To protect its employees from ergonomics-related injuries, Pitney Bowes implemented changes in its process from product design to manufacturing and, as a result, enjoys a high level of employee contentment and longevity on the job.
Medical costs and employee time away from work due to significant on-the-job stresses.
The company instituted a program that focuses on ergonomics from the design to the manufacture of its products. That program includes:
Training product designers about ergonomics so that products are designed to be assembled, serviced in the field after sale, and disassembled easily.
The creation of an "ergonomics committee" comprised of members of the safety staff, medical staff and line workers and engineers. The committee discusses problems and solutions. The committee prompted the company to redesign its accident investigation form--the old form focused on traditional "instantaneous" injuries as opposed to ergonomics-related disorders.
Motorizing a section of the assembly process. This prevented employees from having to push heavy machines to a test area, and resulted in decreased instances of shoulder injuries in the area.
Conducting an annual ergonomic audit. The audit is conducted by committee members and departmental supervisors and requires detailed responses. Ergonomics corrective action is scheduled in order of priority based on the results of the audit.
The trans-implementation of ergonomics solutions from one production line to another. This process takes successful ergonomics strategies from one area of the plant and introduces the concept to other, similar areas. For instance, a staggered shelving system that enables employees to reach parts at a comfortable distance, without having to overextend, was first devised for one production line but then subsequently applied to several additional lines.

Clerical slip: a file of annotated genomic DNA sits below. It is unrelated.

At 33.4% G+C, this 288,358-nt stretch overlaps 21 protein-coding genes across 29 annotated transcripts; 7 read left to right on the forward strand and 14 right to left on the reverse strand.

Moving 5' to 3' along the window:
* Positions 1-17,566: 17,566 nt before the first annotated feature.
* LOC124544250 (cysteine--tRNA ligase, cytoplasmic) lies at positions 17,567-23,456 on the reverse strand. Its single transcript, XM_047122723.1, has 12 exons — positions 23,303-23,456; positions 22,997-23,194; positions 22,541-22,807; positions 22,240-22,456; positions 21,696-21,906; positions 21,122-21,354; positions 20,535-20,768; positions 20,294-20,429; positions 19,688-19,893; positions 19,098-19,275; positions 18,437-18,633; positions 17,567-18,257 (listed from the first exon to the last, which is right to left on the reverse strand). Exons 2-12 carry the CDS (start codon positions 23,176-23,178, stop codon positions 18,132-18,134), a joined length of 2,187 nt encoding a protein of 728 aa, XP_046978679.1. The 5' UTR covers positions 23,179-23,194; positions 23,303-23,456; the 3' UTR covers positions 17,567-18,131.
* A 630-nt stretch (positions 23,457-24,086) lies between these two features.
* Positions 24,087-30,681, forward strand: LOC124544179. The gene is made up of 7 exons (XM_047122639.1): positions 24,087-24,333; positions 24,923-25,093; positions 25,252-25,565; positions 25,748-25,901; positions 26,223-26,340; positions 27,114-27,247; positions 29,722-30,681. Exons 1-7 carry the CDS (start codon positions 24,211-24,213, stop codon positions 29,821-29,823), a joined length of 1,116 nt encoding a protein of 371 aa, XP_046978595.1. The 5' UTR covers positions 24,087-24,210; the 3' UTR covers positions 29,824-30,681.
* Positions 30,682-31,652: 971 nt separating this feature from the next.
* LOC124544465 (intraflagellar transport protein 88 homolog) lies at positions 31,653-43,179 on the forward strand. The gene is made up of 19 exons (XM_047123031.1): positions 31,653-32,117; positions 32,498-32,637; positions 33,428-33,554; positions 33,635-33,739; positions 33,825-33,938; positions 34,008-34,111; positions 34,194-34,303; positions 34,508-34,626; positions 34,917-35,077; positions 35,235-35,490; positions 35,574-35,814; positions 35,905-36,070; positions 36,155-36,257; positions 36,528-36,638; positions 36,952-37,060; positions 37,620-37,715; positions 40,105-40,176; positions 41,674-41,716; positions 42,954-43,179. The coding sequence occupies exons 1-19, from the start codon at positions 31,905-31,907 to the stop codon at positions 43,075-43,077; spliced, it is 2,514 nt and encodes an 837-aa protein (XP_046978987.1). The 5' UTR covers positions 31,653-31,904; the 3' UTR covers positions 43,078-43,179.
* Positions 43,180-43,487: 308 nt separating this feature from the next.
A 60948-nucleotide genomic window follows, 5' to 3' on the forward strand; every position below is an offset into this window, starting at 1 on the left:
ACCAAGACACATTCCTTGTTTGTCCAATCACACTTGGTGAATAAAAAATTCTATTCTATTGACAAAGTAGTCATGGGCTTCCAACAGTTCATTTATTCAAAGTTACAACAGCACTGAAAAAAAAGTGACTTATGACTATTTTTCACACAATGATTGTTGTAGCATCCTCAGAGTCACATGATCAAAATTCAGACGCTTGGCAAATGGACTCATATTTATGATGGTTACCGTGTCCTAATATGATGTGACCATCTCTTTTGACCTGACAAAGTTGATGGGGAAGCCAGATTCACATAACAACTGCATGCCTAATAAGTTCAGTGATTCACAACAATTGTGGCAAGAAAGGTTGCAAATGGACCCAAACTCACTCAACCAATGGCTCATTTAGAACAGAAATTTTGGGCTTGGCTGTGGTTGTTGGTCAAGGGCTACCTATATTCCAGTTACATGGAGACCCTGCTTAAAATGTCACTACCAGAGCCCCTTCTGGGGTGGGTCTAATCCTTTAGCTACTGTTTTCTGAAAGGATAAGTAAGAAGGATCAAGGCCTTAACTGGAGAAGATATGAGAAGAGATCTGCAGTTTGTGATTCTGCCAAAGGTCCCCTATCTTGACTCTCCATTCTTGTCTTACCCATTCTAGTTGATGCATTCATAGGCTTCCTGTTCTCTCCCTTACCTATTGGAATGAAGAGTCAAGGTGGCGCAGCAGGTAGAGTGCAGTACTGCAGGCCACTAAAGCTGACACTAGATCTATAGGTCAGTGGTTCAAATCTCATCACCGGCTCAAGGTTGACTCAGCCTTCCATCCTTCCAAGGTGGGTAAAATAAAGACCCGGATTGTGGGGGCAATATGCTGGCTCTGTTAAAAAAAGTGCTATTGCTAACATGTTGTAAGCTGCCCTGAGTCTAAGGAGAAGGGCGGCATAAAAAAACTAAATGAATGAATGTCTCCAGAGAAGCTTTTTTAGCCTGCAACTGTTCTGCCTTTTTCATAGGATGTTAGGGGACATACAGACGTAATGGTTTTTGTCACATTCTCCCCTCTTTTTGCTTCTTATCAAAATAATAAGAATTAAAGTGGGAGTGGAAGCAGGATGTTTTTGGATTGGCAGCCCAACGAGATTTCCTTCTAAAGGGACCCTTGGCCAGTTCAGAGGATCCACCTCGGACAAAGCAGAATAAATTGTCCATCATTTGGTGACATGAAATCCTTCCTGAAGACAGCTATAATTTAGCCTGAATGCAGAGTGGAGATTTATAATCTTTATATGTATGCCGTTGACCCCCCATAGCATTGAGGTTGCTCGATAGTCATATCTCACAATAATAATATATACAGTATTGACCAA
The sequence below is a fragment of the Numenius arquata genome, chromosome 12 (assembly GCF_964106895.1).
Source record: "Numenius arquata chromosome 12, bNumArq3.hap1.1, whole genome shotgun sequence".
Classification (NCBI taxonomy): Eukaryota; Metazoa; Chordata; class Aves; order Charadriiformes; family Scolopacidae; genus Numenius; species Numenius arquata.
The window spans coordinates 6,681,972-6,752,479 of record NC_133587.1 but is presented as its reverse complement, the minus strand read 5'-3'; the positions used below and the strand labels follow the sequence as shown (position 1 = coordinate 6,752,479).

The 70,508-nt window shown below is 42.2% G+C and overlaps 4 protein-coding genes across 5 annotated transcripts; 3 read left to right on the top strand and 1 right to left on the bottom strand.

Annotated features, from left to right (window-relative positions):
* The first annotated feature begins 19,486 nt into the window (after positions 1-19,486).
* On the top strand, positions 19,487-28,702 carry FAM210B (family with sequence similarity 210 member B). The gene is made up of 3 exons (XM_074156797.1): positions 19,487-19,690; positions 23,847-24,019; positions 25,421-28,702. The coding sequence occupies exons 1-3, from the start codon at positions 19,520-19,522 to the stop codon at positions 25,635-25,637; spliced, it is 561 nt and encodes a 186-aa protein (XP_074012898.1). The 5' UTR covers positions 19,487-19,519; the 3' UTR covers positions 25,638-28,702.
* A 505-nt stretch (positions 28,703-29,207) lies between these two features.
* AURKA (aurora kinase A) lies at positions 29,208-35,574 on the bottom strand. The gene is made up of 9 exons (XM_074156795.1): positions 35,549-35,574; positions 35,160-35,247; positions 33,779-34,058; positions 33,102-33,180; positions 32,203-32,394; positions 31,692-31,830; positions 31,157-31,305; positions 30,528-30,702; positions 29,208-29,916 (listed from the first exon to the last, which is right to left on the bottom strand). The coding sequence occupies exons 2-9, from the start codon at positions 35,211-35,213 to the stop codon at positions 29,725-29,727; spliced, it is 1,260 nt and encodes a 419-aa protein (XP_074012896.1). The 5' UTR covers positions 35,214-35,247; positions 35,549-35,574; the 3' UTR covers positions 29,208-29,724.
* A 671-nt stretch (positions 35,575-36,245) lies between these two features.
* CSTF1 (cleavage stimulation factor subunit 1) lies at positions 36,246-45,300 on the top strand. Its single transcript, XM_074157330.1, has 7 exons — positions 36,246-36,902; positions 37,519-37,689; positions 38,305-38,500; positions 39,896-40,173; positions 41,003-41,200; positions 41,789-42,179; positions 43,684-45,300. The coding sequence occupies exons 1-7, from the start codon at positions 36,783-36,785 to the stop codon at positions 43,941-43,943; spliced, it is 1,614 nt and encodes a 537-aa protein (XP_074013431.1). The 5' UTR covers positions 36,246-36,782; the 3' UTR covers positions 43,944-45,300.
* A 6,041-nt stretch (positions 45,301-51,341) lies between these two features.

Continuing to emphasize the early reporting of possible ergonomic injuries by employees and focusing on return to work initiatives that emphasize on-site therapy and light duty work.
Because the company has always emphasized early injury reporting by its employees, it has not seen a dramatic drop in numbers of injuries. However, the company has seen significant decreases in both medical costs and time away from work as a result of its ergonomics program.
Frederick M. Spina, Manager of Corporate Safety, Health & Loss Prevention, Pitney Bowes, January 2003.
U.S. Department of Labor | Occupational Safety & Health Administration | 200 Constitution Ave., NW, Washington, DC 20210 Telephone: 800-321-OSHA (6742) | TTY www.OSHA.gov
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